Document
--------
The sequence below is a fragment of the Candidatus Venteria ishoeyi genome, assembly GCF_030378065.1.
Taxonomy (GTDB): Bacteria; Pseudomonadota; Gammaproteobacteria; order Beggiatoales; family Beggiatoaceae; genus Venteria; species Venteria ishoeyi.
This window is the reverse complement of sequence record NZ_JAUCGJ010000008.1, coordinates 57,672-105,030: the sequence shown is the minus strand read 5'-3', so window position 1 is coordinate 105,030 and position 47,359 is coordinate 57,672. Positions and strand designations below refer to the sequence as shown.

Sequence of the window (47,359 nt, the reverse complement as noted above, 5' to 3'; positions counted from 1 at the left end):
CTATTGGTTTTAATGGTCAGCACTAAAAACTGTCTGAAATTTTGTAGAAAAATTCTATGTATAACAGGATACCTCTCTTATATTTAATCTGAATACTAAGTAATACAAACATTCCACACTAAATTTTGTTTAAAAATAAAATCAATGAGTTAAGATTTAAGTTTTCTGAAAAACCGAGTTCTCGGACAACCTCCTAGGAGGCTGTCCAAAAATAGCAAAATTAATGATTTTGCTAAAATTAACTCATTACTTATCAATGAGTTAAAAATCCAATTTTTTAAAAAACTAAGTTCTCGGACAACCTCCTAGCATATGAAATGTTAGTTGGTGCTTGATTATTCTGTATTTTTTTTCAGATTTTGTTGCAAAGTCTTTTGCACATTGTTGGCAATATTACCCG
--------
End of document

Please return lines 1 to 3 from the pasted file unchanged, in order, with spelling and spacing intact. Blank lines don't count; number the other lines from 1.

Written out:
The sequence below is a fragment of the Candidatus Venteria ishoeyi genome, assembly GCF_030378065.1.
Taxonomy (GTDB): Bacteria; Pseudomonadota; Gammaproteobacteria; order Beggiatoales; family Beggiatoaceae; genus Venteria; species Venteria ishoeyi.
This window is the reverse complement of sequence record NZ_JAUCGJ010000008.1, coordinates 57,672-105,030: the sequence shown is the minus strand read 5'-3', so window position 1 is coordinate 105,030 and position 47,359 is coordinate 57,672. Positions and strand designations below refer to the sequence as shown.